The Visual Effects Department, under Ub Iwerks, also indulged in a bit of trickery to expedite the animation process. Photographing three dimensional models of all the vehicles (Cruella’s roadster, Horace and Jasper’s moving van) against a black background, these still frames were later rotoscoped onto cells. For the moment when Cruella mercilessly plows her car into a snow bank, real granules of sand were used to mimic snow, the roadster model photographed as it was being dragged on a string through the mini embankment. As an interesting aside, the animation created for these sequences would later be reused as Madam Medusa’s harrowing trek through New York in The Rescuers (1977). This process of recycling older animation was encouraged by Wolfgang Reitherman and first begun in ‘Dalmatians’. As example, keener eyes will likely be able to spot alumni from Lady and the Tramp, including Scottish terrier, Jock making a brief appearance; also Peg and Bulldog (seen through the plate glass window of a London pet shop) and finally, Lady herself, marching across the cobblestone streets at the beginning of ‘The Twilight Bark’ sequence.
In hindsight, One Hundred and One Dalmatians is a novel tailor-made for Disney adaptation; simple and affecting. Pongo (voiced by Rod Taylor) and confirmed bachelor, Roger (Ben Wright) – an aspiring songwriter – meet Anita (Lisa Davis) and her Dalmatian, Perdita (Cate Bauer) while on a frenetic jaunt through the park. After some initial badinage, Roger and Anita are married and set up housekeeping in a modest London flat. Enter Cruella de Vil (Betty Lou Gerson); Anita’s old college roomie. Designed by Marc Davis, Cruella is undeniably a Disney villainess in a class apart from the rest; a manic and, as it turns out, maniacal creature, mad with jealousy; her skeletal face, spiked B&W hair and bony, angular features sheathed in an overabundance of fox fur. Incidentally, Cruella de Vil would be the last piece of animation Davis – an immeasurably gifted draftsman – would commit to Disney animation.
After spying Pongo and Perdita’s stunning spotted fur, the old gargoyle gets a novel idea. Why not make a coat from the skins of their, as yet unborn, puppies? Naturally, Rogers and Anita are against this idea. So, Cruella hires a pair of clods; Horace (Frederick Warlock) and Jasper (J. Pat O’Malley) to dognap the pups and bring them back to her dilapidated country estate – Hell Hall, where ostensibly she’ll have them ‘poisoned, drowned or bashed in the head.’ Unable to achieve satisfaction through the various ‘human’ channels at their disposal, Pongo and Perdita initiate ‘the twilight bark’ – a coast to coast hook up of yips, yowls and full-bodied barks that eventually reach old Towser (Tudor Owen) – the country hound dog who forwards the message on to Sgt. Tibbs – the pussy-cat (David Frankham) and his superior, the Colonel (Thurl Ravencroft). News eventually reaches the Pongos that their fifteen puppies are being held at Hell Hall, along with eighty-four other captives corralled from various pet stores.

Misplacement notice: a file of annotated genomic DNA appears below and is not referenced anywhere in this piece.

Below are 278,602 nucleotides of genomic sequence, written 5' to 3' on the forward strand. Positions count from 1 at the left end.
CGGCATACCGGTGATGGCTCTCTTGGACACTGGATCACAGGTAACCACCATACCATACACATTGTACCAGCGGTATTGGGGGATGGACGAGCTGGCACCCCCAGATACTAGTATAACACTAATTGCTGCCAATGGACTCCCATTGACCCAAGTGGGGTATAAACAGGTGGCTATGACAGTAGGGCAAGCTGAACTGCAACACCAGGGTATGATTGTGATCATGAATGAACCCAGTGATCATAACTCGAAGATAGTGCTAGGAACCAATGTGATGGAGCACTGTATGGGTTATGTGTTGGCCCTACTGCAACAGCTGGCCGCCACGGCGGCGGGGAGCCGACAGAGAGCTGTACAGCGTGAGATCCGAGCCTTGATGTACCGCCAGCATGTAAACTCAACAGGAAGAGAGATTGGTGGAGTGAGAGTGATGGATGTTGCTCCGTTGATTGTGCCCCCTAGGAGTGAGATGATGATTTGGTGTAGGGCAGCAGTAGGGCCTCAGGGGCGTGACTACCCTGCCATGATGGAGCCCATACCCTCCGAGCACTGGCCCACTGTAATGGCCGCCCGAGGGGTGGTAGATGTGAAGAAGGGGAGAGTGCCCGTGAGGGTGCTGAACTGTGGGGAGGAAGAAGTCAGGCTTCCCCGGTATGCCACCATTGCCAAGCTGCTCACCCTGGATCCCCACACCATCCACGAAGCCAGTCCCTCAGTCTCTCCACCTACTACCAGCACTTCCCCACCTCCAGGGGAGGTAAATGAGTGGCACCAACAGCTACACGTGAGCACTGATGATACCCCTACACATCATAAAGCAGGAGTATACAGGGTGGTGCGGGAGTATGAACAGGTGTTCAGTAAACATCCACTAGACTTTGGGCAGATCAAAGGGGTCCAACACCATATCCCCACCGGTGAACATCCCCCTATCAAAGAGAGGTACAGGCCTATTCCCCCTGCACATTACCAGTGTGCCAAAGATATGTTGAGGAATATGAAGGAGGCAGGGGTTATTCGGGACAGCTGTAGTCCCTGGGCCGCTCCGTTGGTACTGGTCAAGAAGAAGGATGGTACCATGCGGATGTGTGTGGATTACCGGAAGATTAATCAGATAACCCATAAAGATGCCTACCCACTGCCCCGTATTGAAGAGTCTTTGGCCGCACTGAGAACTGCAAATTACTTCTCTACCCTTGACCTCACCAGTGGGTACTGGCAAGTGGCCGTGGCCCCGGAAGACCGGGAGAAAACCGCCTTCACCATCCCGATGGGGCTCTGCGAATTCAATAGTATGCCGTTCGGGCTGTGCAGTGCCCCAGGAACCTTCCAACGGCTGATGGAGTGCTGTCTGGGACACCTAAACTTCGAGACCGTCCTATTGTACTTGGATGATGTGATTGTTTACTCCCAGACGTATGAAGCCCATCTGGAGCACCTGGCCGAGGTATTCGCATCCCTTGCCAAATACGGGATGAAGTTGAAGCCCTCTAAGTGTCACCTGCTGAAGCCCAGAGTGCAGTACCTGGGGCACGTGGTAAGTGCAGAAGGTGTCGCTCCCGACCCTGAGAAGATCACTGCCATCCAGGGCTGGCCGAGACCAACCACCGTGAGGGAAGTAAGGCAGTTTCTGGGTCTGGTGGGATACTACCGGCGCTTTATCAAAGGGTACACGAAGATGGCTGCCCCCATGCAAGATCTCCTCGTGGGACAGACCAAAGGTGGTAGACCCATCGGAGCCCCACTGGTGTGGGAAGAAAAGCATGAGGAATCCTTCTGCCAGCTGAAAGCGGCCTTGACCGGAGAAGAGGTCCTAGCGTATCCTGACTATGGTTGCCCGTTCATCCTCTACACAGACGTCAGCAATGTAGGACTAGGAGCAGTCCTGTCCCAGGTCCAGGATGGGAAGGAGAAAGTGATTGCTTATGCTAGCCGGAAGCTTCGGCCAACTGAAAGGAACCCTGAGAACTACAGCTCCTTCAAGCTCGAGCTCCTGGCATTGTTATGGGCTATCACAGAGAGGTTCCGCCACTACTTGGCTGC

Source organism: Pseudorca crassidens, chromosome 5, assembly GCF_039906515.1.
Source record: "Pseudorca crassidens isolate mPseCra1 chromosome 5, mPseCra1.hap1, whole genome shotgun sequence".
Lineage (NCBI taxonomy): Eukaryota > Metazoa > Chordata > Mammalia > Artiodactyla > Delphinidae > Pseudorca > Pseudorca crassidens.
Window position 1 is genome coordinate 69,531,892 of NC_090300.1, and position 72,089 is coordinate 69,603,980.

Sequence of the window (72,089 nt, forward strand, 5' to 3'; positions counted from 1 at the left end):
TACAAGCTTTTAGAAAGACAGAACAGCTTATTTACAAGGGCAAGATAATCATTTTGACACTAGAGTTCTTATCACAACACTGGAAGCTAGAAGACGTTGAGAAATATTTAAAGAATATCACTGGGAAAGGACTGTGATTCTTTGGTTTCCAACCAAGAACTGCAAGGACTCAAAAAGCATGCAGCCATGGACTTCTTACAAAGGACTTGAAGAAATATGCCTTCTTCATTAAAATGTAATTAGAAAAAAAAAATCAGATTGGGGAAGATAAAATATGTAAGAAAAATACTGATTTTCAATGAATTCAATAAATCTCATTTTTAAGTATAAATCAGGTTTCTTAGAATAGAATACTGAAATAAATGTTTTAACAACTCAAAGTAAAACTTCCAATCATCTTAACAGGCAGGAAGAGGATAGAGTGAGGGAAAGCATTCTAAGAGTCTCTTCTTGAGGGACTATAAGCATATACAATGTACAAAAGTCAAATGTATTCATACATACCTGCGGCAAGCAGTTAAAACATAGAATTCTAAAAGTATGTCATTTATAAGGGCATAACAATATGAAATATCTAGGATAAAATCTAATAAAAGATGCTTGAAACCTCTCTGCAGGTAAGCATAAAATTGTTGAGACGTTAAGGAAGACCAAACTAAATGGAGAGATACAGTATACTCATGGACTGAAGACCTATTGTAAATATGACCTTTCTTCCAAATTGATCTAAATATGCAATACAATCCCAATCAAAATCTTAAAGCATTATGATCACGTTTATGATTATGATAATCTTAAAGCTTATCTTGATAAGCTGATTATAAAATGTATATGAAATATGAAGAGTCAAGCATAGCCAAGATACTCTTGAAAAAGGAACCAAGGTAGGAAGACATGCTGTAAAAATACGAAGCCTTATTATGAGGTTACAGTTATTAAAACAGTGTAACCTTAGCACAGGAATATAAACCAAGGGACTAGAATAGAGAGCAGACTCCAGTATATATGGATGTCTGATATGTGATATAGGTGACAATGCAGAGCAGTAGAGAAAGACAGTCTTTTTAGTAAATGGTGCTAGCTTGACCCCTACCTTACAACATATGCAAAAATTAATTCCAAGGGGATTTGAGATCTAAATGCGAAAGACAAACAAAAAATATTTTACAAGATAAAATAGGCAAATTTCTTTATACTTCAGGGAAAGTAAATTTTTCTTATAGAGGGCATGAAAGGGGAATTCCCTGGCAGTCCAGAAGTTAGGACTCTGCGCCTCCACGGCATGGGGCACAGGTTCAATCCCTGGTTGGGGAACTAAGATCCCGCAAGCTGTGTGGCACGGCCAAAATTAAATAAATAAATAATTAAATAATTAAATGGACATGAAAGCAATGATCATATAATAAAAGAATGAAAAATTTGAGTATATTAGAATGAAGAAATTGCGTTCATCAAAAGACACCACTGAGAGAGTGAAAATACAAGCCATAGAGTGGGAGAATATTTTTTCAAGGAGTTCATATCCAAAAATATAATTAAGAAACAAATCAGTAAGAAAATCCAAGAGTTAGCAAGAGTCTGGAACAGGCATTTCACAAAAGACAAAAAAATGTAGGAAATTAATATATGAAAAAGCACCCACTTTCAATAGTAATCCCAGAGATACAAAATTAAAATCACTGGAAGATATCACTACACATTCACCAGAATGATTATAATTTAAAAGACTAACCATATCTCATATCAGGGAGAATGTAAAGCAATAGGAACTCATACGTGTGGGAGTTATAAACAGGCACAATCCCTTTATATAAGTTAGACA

Pongo and Perdita elect to run away from home, their trek across the countryside impugned by increasingly bad weather and a violent snow storm. Reaching Hell Hall in the nick of time, for Cruella has decided tonight for Horace and Jasper to begin their mass slaughter of the puppies, Sgt. Tibbs and the Colonel create a diversion; the Pongo’s invade, and Horace and Jasper are momentarily subdued. Cruella is as determined as ever to recapture the escapees. Scouring the countryside, she discovers that Pongo has concealed their identities by rolling around in the soot of a nearby blacksmith’s shop, thereby providing the perfect camouflage as Labradors. Unfortunately, melting snow from the rooftops begins to wash away their disguise and Cruella makes chase in her roadster with Horace and Jasper in hot pursuit, driving their moving van. Of course, being the clumsy oafs they are, the pair ends up slamming into Cruella’s car; all three forced off the road and into a snowy ditch. A short while later, Pongo and Perdita are enthusiastically welcomed home by Roger and Anita, the revelation that their family has grown to 101 inspiring Roger to suggest they’ll all move to the country to start a Dalmatian Plantation; thus bringing our story to a close.
From start to finish, One Hundred and One Dalmatians is a charmer; refreshingly, a departure from Walt’s formulaic fairytale fodder. Indeed, the film ventures farther into the 20th century than any other Disney animated feature to date. By comparison, Lady and the Tramp remained quaintly ensconced in its Victorian bric-a-brac, while Dumbo (1941) takes place during the depression. Despite its’ lack of songs, ‘Dalmatians’ nevertheless has that ‘of the moment’ swingin’ sixties motif going for it, perhaps most enthusiastically expressed in George Brun’s jazzy underscore showcased during the opening credits. It’s a tour de force moment even before the narrative gets underway, Bruns’ orchestrations punctuated by large black spots used to represent everything from billows of smoke coming off a tug in the Thames, to musical notes dotting an eight bar measure as Bruns’ own screen credit appears.